Johns Hopkins Gazette: January 23, 1995

Obit: James Bell, Man of Research Surgery, Music, Dead at 80

By Ken Keatley 

     James F. Bell, who during a 50-year career as a researcher
and professor at Johns Hopkins University earned widespread
acclaim in solid mechanics, cardiac surgery and music, died
Sunday, Jan. 15, of cancer, at his home in Baltimore. He was 80.
     On Jan. 11, in commemoration of his long service and
distinguished contributions to the university and the field of
solid mechanics, Bell was presented with the President's Medal of
The Johns Hopkins University. 
     At the time of his death, five research papers were in press
and scheduled for publication in 1995. Despite his failing
health, Bell managed to complete another paper, on his research
in the physics of crystalline solids, just last Tuesday.
     "He wanted to stay alive until he finished it," said Jane
Kiester, his daughter. "He even said that he was the only
scientist he knew who would kick the bucket with five papers in
     During his years at Hopkins, as professor and since 1979
professor emeritus, Bell worked continuously as an experimentist
in the fields of non-linear mechanics and the dynamic plasticity
in metals.
     He gained renown within the research community for his
invention in the 1950s of a diffraction grating strain gauge,
which he continued to refine over the years to conduct
experiments and develop general theories of dynamic plasticity.
He held patents for both his diffraction grating method for
determining strain and the strain gauge itself, and authored or
co-authored more than 80 papers based on his research.
     During the 1950s and 1960s, Bell simultaneously carried on
an extensive research program with the Johns Hopkins Medical
School in the area of cardiac surgery. He was the first director
of a doctoral program in the department now called Biomedical
Engineering, and worked on the development of a mechanical pump,
for use during cardiac surgery, and a dialysis apparatus. He held
a patent on the latter device.
     "He was well-known and respected for his intense enthusiasm
for his research," said William Sharpe, chairman of the
Department of Mechanical Engineering and one of several students
to earn doctorates under Bell's tutelage.
     That enthusiasm wasn't limited to research, according to
Robert Pond Sr., professor emeritus of materials science and
engineering at Hopkins, an associate and friend of Bell's for
five decades.
     "He was one of the most dynamic lecturers we had," Pond
said. "No one was more demonstrative, or more willing to lace his
lectures with history."
     He recalled one occasion when Bell's spirited lecturing
style got him into trouble. While teaching a course in dynamics,
Bell attempted to demonstrate some properties of momentum by
balancing a six-foot bamboo pointer on his finger while racing
across a Maryland Hall classroom.
     "All the while he kept lecturing, and was looking at his
students," Pond continued. "So he crashed right into the wall."
     "He was unusual in that he was a capable mathematician and
theorist, as well as a capable researcher," said Charles
Westgate, associate dean for academic affairs in the School of
Engineering. "He had a healthy skepticism and sense of humor. He
was always a delightful guy to talk to."
     Bell's avocation was music. During the Depression in 1932,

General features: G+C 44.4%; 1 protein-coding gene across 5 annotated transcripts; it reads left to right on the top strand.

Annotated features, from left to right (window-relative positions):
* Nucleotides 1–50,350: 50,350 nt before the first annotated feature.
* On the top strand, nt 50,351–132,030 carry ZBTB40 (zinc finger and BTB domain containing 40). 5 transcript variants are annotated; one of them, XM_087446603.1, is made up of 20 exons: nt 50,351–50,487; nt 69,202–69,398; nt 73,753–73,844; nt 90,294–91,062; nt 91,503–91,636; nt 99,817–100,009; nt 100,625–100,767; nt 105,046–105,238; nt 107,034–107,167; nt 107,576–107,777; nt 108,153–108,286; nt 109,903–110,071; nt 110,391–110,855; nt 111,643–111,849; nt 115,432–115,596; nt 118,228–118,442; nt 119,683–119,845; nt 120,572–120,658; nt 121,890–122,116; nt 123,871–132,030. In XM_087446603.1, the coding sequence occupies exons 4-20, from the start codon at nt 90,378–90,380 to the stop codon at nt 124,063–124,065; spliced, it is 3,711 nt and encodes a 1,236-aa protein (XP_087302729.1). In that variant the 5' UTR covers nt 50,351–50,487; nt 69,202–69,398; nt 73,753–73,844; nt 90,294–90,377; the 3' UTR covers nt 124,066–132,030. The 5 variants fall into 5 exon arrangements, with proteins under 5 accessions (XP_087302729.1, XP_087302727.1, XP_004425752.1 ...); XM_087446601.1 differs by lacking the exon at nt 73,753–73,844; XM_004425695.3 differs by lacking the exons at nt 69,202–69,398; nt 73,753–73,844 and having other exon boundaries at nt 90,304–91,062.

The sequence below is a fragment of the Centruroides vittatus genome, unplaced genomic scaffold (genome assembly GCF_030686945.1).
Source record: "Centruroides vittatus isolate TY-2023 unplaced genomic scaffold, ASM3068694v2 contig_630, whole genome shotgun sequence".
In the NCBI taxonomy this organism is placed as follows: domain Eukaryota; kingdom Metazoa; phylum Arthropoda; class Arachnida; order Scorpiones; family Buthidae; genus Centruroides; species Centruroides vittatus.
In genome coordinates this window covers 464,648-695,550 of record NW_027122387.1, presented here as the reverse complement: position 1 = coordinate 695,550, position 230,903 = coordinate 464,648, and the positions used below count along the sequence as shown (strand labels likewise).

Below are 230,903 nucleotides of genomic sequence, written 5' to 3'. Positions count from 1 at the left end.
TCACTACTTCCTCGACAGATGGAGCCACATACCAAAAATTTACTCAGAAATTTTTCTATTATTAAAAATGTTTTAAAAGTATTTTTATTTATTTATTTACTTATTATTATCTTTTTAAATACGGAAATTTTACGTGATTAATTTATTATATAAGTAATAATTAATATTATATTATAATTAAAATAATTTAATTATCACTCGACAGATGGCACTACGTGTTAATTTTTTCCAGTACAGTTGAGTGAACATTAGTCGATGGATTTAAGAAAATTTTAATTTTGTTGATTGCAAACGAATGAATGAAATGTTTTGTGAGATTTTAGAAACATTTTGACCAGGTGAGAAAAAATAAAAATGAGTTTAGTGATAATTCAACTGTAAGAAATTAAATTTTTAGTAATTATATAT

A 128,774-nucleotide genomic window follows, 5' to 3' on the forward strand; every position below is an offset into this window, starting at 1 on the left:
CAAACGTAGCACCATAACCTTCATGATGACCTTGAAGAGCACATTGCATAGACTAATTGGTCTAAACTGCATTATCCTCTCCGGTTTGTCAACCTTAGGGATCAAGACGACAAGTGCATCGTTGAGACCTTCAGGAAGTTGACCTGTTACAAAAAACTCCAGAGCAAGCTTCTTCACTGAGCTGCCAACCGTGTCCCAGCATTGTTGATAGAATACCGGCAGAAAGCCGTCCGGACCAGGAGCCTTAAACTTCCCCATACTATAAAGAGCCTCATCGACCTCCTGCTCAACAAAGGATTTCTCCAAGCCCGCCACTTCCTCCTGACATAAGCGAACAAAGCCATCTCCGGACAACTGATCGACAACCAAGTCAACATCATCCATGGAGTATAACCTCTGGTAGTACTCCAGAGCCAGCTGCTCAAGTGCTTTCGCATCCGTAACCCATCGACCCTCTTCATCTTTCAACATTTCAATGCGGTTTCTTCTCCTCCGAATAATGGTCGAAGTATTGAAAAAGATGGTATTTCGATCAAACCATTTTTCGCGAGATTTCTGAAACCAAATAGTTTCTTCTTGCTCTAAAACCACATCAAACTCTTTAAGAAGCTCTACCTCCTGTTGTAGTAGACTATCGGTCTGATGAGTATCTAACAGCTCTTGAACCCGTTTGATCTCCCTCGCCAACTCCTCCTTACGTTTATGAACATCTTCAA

he began supporting himself by playing the saxophone and clarinet
in dance bands that toured the country.
     During his years in Baltimore, he continued his interest in
music, studying oboe at the Peabody Institute and playing it in
the Hopkins Symphony Orchestra for more than 20 years. He was a
member of the governing board of the Chamber Music Society of
Maryland since 1953, and also enjoyed playing the piano and organ
in his home.
     He also conducted research on acoustics, and co-authored
with Clifford Truesdell, professor emeritus of rational mechanics
at Hopkins, a chapter on the history of the physics of music for
The Grove Dictionary of Music and Musicians (1980).
     Since 1985, he had combined his love of engineering and
music by teaching a course in acoustics at Hopkins' Peabody
     Born in Melrose, Mass., and raised in Bangor, Maine, Bell
attended the University of Colorado before earning an
undergraduate degree in mathematics from New York University in
1940. Until joining the Hopkins faculty in 1945, he worked as a
mathematics consultant in private industry in New York.
     He was a fellow of the American Academy of Mechanics, a
founding member of the Society for Natural Philosophy, a fellow
of the Society for Experimental Stress Analysis (now the Society
for Experimental Mechanics), co-editor of the International
Journal of Plasticity, and a visiting professor or invited
lecturer at over 75 universities in the United States, Europe,
Africa and Asia. 
     In 1974, he received the B.J. Lazan Award for distinguished
contributions to experimental mechanics from the Society of
Experimental Stress Analysis, and was the recipient of its
William M. Murray medal in 1989. The International Symposium on
Plasticity at the University of Oklahoma in 1984 was dedicated in
his honor (commemorating his 70th birthday), as was the meeting
of the Society of Natural Philosophy in Pisa, Italy, in 1978
(commemorating his 65th birthday). 
     He is survived by his wife of 54 years, the former Perra
Somers; a daughter; three grandchildren; and a sister.
     A memorial service will be held at Johns Hopkins University
in the spring.
     The family asks that memorial contributions in Bell's honor
be made to the Oncology Department at Union Memorial Hospital in

Go back to Previous Page

Go to Gazette Homepage